Chunnan Li ◽  
Shaomei Shang

Background: To evaluate the association of sleep factors (sleep duration, self-reported trouble sleeping, diagnosed sleep disorder) and combined sleep behaviors with the risk of hypertension. Methods: We analyzed 12,166 adults aged 30–79 years who participated in the 2007–2014 National Health and Nutrition Examination Survey. Sleep duration, self-reported trouble sleeping and sleep disorders were collected using a standardized questionnaire. We included three sleep factors (sleep duration, self-reported trouble sleeping and sleep disorder) to generate an overall sleep score, ranging from 0 to 3. We then defined the sleep pattern as “healthy sleep pattern” (overall sleep score = 3), “intermediate sleep pattern” (overall sleep score = 2), and “poor sleep pattern” (0 ≤ overall sleep score ≤ 1) based on the overall sleep score. The definition of hypertension was based on self-reported antihypertensive medication use or biological measurement (systolic blood pressure ≥140 mm Hg and/or diastolic blood pressure ≥90 mm Hg). We used weighted logistic regression models to investigate the associations between sleep and hypertension. Results: The overall prevalence of hypertension was 37.8%. A short sleep duration (OR = 1.20, 95% CI: 1.08 to 1.33, p = 0.001), self-reported trouble sleeping (OR = 1.45, 95% CI: 1.28 to 1.65, p < 0.001) and sleep disorder (OR = 1.33, 95% CI: 1.07 to 1.66, p = 0.012) were related to the risk of hypertension. Poor sleep patterns were closely correlated with the risk of hypertension (OR = 1.90, 95% CI: 1.62 to 2.24). Conclusions: Participants with poor sleep patterns were associated with an increased risk for hypertension.

Martin Theiler ◽  
Nicole Knöpfel ◽  
Susanne von der Heydt ◽  
Agnes Schwieger-Briel ◽  
Isabelle Luchsinger ◽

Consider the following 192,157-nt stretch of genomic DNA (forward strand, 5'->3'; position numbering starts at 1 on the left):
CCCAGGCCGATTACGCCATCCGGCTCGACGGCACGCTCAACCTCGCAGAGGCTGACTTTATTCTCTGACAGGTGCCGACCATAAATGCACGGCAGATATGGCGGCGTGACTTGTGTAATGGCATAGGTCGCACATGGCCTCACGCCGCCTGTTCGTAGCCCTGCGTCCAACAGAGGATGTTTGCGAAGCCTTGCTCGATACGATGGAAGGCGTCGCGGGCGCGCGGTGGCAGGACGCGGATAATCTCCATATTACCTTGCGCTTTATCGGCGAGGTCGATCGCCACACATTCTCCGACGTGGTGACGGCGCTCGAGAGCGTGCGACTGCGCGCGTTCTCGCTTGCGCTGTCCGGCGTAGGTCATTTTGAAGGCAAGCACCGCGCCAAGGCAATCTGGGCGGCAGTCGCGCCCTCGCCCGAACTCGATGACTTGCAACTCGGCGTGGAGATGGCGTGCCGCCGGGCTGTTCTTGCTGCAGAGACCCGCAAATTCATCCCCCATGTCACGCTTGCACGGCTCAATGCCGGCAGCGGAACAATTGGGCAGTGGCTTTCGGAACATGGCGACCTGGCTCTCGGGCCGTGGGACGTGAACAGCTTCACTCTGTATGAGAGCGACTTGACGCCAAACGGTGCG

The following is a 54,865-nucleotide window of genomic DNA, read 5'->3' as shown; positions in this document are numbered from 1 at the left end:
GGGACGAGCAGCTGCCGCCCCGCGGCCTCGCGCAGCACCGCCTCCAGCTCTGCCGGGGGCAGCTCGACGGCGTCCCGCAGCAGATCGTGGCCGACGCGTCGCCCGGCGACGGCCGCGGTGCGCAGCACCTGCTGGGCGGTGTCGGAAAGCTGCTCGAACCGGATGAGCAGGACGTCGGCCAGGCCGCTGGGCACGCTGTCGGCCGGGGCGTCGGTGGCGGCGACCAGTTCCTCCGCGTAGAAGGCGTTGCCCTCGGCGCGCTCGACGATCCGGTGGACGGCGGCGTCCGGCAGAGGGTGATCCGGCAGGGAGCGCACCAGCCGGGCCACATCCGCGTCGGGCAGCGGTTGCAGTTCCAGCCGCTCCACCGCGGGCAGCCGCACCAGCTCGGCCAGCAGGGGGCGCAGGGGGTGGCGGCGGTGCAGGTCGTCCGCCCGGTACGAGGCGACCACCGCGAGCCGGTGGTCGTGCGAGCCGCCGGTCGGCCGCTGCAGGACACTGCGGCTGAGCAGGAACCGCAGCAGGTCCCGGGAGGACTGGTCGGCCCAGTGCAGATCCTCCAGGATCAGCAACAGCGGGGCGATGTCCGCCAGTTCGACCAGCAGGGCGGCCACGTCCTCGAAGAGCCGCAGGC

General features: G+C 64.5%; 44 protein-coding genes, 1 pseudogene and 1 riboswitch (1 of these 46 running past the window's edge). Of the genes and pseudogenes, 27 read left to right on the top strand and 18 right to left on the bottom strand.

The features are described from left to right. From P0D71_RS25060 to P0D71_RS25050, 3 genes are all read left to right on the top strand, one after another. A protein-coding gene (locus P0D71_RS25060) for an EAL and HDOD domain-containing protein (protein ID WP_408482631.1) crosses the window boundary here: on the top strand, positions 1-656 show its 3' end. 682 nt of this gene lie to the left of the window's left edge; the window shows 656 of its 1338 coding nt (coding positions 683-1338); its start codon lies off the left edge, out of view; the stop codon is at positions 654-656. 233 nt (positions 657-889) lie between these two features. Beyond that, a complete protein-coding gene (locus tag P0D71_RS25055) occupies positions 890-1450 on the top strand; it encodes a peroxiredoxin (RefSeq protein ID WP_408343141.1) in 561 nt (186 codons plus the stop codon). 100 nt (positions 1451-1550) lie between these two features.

AbstractSleep problems are frequently reported in infants treated with propranolol for infantile hemangiomas, possibly serving as a marker for a negative impact on central nervous system function. In this cohort study, we objectively investigate the sleep behavior of infants with infantile hemangiomas on propranolol compared to a healthy, untreated control group. Sleep of propranolol-treated infants and controls was investigated using ankle actigraphy and a 24-h diary for 7–10 days at ages 3 and 6 months. The main outcome measures were the Number of Nighttime Awakenings and Sleep Efficiency. The main secondary outcome measures included 24-hour Total Sleep, daytime sleep behavior, and parent-rated infant sleep quality and behavioral development based on the Brief Infant Sleep Questionnaire (BISQ) and the age-appropriate Ages-and-Stages Questionnaire (ASQ), respectively. Fifty-four term-born infants were included in each cohort. No group difference in any investigated parameter was seen at age 3 months. At age 6 months, the propranolol group exhibited a decrease in Sleep Efficiency and a trend towards an increased Number of Nighttime Awakenings compared to the control group. Treated infants at 6 months also had shorter daytime waking periods. 24-hour Total Sleep was unaffected by propranolol. No negative impact of propranolol on subjective sleep quality and behavioral development was noted.Conclusion: Propranolol exerts a measurable yet mild impact on objectively assessed infants’ sleep measures. Behavioral developmental scores were unaffected. Our results support propranolol as first-line therapy for complicated infantile hemangiomas. What is Known:• Sleep disorders are frequently reported in infants with infantile hemangiomas treated with propranolol and often lead to treatment discontinuation.• Investigations of the sleep pattern in this patient group using objective measures are lacking. What is New:• The sleep pattern of propranolol-treated infants is assessed using actigraphy and a 24-h sleep diary and compared to healthy, untreated controls.• Propranolol leads to a decreased sleep efficiency at night and an increased demand of daytime sleep, yet effects are mild overall.